Today mainly humans provide financial advice, but it is studied digital devices could provide better advices. Predictively, robo-advisors will support wealth management services in near future. Business integrated with these new technologies can create boons in the Indian economy itself topping the service sector offerings in the world right now.

Nevertheless, there always exist some trade-offs between efficiency, security and cost of high-end technology used. An example of this was in 2016, when a fraud was detected in the bitcoin repository in Hong Kong, where hackers were able to steal £49m in bitcoins. But at the same time, there is so much work going on in  the field of cyber security all over the world right now that, if, concepts like quantum cryptography could be applied on network nodes of bitcoin transactions at an optimized cost, then it has the power to become the world’s strongest and most powerful currency in near future. Another cause here to worry about, as I said, remains cost of high end technology, but it is very considerate to mention here that 15 years ago ,it would not have been predicted by anyone that today 4g technology would be any average income person’s economic way to get access to this high end online service at such an optimised cost. This is the rule of thumb with technology. Since technologies get outdated very soon with the simple example of every day Watsapp and Instagram version update notifications we get after every 2 weeks or even shorter, it can be assumed how aptly and meticulously the software development teams are working day night in order to achieve higher standards of progress.

“Change is the Need of the hour”, with clearly ‘the acceptance of risk’in order to progress, and the traditional financial services need to adopt these radical changes in order to exist in the changing environment for a sustainable growth. Though there lies every reason to go for fin-tech, there are two very important targets that need to be achieved to make fin-tech economically viable. First, is to ‘gain assets’ and second is ‘how quickly fin-tech can help gain them.’ Gaining assets to an extent that the start-up doesn’t go bankrupt and quickly gaining them can be achieved by their 24*7 availability. Both are provided by financial technology integration i.e; fin-tech. World statistics have shown how much the younger generations prefer to go for online services than the traditional ones, can go for one big support to fin-tech. With a country like India with a whopping population and more than 75% of younger generation currently using and preferring online services at a mammoth rate, it will be so easy for fin-tech to achieve these two targets for gaining assets and quickly gaining them. With the digitized databases, decision support systems, IoT (internet of things) and incredible advances in data analytics and social engineering, there will be a flexible and dynamic infrastructure in place for asset management and its easy distribution through digital channels. The possible broader problems fin-tech can encounter apart from security, and cost is from ‘the policy of the regulators’. But,if fin-tech gets a proper support from the Govt. Of India to put into place an efficient regulatory system whose policy references are in flexible correlation with fin-tech services and their availability to people from all classes and somewhat in par with other developed countries, day is not far when Indian economy can exponentially grow to transform India into a developed economy making way for equality of class and together laying a foundation to buildthe walls that have failed to build a better India leading towards progress of this nation ‘as a society’ and ‘as an economy’.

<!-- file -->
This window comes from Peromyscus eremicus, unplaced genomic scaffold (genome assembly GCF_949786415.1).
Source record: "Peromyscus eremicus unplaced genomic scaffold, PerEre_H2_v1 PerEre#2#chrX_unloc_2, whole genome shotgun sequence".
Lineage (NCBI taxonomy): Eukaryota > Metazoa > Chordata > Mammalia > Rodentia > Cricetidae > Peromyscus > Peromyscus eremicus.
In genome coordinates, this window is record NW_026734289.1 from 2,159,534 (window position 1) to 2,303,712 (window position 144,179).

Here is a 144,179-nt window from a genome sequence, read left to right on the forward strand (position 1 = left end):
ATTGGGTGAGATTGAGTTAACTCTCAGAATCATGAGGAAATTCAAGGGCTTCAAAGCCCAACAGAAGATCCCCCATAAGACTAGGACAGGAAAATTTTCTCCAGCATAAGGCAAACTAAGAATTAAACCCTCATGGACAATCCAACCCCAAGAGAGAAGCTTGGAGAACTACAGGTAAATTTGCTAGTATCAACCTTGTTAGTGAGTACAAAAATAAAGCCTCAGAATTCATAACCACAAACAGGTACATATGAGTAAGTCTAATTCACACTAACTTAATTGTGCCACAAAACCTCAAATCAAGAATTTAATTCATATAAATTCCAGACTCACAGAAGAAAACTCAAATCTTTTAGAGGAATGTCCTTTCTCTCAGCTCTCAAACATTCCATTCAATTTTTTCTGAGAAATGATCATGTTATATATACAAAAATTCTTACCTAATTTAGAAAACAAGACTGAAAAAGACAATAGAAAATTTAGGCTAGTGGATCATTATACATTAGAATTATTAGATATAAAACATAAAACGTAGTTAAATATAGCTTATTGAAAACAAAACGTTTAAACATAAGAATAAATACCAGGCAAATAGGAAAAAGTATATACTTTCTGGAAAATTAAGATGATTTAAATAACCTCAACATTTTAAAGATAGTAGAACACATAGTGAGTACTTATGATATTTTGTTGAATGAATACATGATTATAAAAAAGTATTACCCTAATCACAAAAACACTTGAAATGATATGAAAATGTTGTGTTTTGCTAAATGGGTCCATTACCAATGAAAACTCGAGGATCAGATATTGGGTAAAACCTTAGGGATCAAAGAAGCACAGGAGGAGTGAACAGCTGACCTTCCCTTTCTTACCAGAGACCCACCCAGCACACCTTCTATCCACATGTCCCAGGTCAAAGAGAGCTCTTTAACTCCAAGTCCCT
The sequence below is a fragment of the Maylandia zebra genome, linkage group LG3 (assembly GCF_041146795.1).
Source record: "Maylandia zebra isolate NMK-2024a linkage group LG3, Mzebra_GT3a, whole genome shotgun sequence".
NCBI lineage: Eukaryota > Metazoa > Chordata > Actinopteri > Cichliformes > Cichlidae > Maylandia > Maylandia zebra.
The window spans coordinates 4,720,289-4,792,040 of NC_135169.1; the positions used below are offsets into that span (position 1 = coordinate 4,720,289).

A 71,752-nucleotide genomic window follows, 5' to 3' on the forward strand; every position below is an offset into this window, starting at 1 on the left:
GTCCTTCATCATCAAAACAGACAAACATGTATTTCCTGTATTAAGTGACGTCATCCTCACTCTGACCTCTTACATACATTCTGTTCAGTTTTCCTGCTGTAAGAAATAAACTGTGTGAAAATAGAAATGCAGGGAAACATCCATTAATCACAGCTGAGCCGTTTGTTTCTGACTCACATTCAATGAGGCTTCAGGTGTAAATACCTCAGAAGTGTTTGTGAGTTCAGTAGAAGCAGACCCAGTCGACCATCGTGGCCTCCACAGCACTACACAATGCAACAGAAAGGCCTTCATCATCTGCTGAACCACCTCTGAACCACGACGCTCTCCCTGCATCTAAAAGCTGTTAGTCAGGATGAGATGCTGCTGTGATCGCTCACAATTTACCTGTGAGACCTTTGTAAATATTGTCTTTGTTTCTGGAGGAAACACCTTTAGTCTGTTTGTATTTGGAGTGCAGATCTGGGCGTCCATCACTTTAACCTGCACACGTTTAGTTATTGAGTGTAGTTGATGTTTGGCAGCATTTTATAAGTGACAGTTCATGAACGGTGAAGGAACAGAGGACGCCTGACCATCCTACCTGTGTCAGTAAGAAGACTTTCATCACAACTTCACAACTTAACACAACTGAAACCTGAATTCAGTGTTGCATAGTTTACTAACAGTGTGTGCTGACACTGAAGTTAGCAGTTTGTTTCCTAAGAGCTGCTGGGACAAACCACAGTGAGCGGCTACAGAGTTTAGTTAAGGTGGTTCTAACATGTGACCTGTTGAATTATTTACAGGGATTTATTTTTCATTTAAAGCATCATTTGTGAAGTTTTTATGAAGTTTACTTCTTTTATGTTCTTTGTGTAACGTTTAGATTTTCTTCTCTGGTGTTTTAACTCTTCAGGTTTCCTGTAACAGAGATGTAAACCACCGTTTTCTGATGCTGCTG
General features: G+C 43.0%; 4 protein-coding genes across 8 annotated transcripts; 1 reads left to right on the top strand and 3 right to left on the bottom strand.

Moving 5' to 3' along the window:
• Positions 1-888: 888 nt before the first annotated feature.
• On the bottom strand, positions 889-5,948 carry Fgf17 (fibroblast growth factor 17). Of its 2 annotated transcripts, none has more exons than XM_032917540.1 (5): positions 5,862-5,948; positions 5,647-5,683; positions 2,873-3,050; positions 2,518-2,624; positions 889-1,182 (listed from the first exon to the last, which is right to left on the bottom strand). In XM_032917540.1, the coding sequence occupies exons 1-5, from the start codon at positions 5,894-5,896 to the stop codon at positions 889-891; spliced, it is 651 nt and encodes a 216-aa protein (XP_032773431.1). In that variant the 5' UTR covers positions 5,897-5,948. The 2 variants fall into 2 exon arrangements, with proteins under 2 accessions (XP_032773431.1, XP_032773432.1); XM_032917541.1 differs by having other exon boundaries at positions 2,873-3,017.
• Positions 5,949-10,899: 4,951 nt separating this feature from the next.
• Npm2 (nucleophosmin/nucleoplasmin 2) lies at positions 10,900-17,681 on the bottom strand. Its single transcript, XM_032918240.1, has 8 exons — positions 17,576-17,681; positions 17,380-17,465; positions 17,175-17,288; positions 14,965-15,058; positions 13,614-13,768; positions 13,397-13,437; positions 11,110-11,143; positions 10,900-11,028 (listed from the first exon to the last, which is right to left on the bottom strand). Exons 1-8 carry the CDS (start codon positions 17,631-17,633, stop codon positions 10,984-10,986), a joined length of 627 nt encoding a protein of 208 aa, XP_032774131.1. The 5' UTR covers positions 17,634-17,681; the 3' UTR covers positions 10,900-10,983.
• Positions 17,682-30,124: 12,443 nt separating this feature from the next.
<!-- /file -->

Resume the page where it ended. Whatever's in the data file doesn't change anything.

Working as an engineer, author has done BTech from University of Kashmir and MTech from Central University of Kashmir